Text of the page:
“I ignored my instinct and lost out financially”

Interior designer Hollie Bowden had to learn that setting boundaries and managing expectations makes work run smoother in the long run.

If you make and sell products, there isn’t much room for dispute when it comes to getting paid. But if your business offers a more creative service, subjectivity can come into play, as interior designer Hollie Bowden discovered to her cost. Her internationally acclaimed studio has been in business since 2005, creating memorable interiors for well-heeled clients all over the world. The London based designer tells us what makes her business tick – and how she learned to navigate the potential pitfalls of pleasing clients.

Some people assume interior design is just choosing paint colours, a few pieces of furniture and chucking some art on the wall, but what we do is much more detailed, considered and complex.

My first solo job was a really huge residential project in Ibiza and I grabbed the opportunity with both hands. I had known the client personally for some time, and it was fortunate and serendipitous. He put a lot of faith in me, my taste and my vision, and gave me a lot of creative freedom.

Visiting a site means so much to me. I ‘feel out’ the space and let the environment speak to me. I’d spent a lot of time in Ibiza and I found it quite an inspiring place. I’d always had strong reactions to places I visited on the island and when something really worked, I felt it.

One huge thing I’ve learned is to manage expectations. I took on one job when my instinct was to decline, but the client was a woman I admired. She seemed thrilled and expressed her gratitude with the work, but at the end she declined to pay. It turned out she wanted more than we had agreed. It was stressful, but it was a learning curve. Sometimes you think you know the client, but a situation or conversation has been manipulated to fit their own agenda.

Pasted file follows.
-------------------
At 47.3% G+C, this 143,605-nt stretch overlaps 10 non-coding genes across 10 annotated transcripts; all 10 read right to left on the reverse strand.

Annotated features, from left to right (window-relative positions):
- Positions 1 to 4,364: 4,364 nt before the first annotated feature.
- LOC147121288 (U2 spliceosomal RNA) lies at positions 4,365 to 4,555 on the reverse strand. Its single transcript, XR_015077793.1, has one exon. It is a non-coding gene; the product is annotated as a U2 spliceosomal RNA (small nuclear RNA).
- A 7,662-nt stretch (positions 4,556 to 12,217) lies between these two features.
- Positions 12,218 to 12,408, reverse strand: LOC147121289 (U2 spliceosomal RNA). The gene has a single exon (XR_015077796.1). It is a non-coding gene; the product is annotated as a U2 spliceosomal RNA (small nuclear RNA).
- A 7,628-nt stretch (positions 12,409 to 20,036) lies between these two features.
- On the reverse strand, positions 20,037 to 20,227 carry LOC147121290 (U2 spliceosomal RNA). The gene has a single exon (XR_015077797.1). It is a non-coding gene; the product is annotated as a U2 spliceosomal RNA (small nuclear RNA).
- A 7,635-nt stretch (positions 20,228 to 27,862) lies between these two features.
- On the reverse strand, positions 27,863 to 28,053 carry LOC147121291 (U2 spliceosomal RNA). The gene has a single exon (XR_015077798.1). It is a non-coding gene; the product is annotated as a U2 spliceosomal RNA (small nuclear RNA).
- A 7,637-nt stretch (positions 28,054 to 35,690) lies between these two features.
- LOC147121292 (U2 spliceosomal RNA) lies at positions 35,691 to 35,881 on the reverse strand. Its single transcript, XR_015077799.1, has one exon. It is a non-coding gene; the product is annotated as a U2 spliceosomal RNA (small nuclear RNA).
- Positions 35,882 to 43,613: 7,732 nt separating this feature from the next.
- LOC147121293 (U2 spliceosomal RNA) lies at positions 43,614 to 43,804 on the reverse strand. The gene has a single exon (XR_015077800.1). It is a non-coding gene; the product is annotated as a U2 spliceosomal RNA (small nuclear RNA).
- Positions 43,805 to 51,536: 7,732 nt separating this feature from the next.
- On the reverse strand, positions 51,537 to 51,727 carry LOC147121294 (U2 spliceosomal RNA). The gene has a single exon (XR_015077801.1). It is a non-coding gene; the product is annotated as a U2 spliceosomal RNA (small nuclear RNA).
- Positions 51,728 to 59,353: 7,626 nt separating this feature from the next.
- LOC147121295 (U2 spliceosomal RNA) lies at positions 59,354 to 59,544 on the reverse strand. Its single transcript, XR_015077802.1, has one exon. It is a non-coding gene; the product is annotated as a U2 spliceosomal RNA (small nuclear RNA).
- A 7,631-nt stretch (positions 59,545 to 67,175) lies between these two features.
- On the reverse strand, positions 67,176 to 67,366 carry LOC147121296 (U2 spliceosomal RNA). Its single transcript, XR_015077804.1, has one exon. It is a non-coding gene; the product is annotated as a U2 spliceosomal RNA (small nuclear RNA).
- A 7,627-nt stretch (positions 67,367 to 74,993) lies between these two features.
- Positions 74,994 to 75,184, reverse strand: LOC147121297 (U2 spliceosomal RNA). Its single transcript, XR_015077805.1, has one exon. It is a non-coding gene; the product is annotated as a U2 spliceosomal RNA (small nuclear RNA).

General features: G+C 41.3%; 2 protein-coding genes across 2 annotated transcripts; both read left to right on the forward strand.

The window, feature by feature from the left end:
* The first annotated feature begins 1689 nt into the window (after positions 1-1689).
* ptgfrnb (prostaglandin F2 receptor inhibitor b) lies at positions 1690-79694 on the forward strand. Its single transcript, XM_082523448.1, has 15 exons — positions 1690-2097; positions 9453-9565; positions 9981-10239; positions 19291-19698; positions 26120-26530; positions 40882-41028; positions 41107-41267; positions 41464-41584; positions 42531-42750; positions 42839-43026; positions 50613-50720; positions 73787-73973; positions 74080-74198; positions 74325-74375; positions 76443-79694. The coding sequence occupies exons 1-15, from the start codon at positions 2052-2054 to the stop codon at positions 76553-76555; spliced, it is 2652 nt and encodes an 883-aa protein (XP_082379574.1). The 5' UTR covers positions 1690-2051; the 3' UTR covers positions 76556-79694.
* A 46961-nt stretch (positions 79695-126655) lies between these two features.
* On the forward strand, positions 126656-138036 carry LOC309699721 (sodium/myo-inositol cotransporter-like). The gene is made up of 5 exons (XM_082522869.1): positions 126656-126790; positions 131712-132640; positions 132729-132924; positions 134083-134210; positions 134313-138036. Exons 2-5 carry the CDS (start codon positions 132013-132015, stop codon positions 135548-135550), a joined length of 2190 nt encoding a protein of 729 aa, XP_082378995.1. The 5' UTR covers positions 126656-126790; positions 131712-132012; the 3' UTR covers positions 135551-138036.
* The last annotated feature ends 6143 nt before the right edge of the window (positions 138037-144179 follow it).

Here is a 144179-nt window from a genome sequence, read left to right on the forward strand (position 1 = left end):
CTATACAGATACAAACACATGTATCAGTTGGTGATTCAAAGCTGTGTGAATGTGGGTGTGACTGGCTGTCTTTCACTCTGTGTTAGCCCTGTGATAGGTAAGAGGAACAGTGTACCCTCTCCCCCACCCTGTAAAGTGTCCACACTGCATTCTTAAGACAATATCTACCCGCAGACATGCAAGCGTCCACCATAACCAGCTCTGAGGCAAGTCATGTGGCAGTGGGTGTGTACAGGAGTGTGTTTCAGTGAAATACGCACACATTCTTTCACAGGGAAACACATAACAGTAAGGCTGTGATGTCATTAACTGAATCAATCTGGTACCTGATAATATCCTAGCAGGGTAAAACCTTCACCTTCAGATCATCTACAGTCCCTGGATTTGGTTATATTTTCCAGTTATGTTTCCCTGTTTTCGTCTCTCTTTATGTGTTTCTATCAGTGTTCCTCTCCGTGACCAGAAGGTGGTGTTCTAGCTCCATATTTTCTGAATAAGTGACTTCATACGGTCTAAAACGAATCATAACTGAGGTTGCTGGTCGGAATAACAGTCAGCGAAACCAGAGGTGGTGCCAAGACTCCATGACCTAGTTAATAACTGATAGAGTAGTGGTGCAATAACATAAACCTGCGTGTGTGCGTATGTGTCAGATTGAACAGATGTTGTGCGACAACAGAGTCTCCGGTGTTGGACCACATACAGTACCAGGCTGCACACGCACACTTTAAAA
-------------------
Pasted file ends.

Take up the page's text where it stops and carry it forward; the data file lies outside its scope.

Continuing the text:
In business, you have to make clever decisions, find balance and only take on what you can manage and do well. It’s better to do fewer projects and have focus than to spread your attention across many. I’ve also learned to say no to things.

I’m cautious when people try to gloss over what they want, describing it as a ‘simple consulting job’ or whatever.

I got the idea to do this when I bought my first house. It just came naturally to me and I realised immediately I had a real love for sourcing pieces, building a home and making improvements. It just kept evolving as I kept discovering more of what I loved.

Working from home was a big obstacle and I outgrew it quickly. I had this vision of what my studio would look like: a bank of computers, a team and a central table with all my samples organised – an entire space dedicated to my work. Having my own office has been life changing.

The best thing about seeing the business grow has been building my team. Having several designers to bounce ideas around with, develop our schemes and inspire one another is great. We talk about the projects and support each other across them. Everyone adds something different to the mix.

Many of my suppliers are in mainland Europe. The secret is to go see the artists’ and designers’ work. Engaging with it is so different to seeing it online, and it’s important for establishing relationships and building your global community. Travel inspires me. It’s a vital part of the job. Sometimes I wish I could duplicate myself so that I could be in the office and still make the trips.

This interview was carried out by SIM7’s Simeon de la Torre and first appeared in easyJet Traveller magazine. To read the latest issue (and the entire back catalogue of magazines), visit: https://ink-global.com/our-clients/portfolio/easyjet-traveller/